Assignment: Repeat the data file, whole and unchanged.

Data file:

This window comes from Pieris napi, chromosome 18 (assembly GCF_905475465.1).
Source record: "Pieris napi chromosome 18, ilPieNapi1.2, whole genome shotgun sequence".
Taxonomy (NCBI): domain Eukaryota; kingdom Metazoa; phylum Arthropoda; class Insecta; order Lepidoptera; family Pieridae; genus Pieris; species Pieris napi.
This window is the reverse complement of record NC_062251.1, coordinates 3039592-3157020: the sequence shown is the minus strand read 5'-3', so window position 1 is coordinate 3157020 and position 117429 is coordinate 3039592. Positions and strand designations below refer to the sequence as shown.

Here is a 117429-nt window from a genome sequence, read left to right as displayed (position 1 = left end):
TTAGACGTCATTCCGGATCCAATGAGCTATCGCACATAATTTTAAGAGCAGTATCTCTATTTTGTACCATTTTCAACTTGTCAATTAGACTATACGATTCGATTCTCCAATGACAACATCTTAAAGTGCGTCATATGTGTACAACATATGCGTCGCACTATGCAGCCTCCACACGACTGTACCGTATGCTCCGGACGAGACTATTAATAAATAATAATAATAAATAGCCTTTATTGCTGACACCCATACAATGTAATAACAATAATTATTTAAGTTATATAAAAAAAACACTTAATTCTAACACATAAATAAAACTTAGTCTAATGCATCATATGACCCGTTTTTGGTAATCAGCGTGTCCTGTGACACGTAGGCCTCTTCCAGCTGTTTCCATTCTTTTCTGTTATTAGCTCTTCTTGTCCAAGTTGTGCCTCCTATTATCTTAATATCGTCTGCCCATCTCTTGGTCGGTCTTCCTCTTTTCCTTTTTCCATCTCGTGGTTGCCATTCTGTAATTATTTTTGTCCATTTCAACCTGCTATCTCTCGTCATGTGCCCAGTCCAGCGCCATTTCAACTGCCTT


This window comes from Pieris napi, chromosome 18 (assembly GCF_905475465.1).
Source record: "Pieris napi chromosome 18, ilPieNapi1.2, whole genome shotgun sequence".
Taxonomy (NCBI): domain Eukaryota; kingdom Metazoa; phylum Arthropoda; class Insecta; order Lepidoptera; family Pieridae; genus Pieris; species Pieris napi.
This window is the reverse complement of record NC_062251.1, coordinates 3039592-3157020: the sequence shown is the minus strand read 5'-3', so window position 1 is coordinate 3157020 and position 117429 is coordinate 3039592. Positions and strand designations below refer to the sequence as shown.

Here is a 117429-nt window from a genome sequence, read left to right as displayed (position 1 = left end):
TTAGACGTCATTCCGGATCCAATGAGCTATCGCACATAATTTTAAGAGCAGTATCTCTATTTTGTACCATTTTCAACTTGTCAATTAGACTATACGATTCGATTCTCCAATGACAACATCTTAAAGTGCGTCATATGTGTACAACATATGCGTCGCACTATGCAGCCTCCACACGACTGTACCGTATGCTCCGGACGAGACTATTAATAAATAATAATAATAAATAGCCTTTATTGCTGACACCCATACAATGTAATAACAATAATTATTTAAGTTATATAAAAAAAACACTTAATTCTAACACATAAATAAAACTTAGTCTAATGCATCATATGACCCGTTTTTGGTAATCAGCGTGTCCTGTGACACGTAGGCCTCTTCCAGCTGTTTCCATTCTTTTCTGTTATTAGCTCTTCTTGTCCAAGTTGTGCCTCCTATTATCTTAATATCGTCTGCCCATCTCTTGGTCGGTCTTCCTCTTTTCCTTTTTCCATCTCGTGGTTGCCATTCTGTAATTATTTTTGTCCATTTCAACCTGCTATCTCTCGTCATGTGCCCAGTCCAGCGCCATTTCAACTGCCTT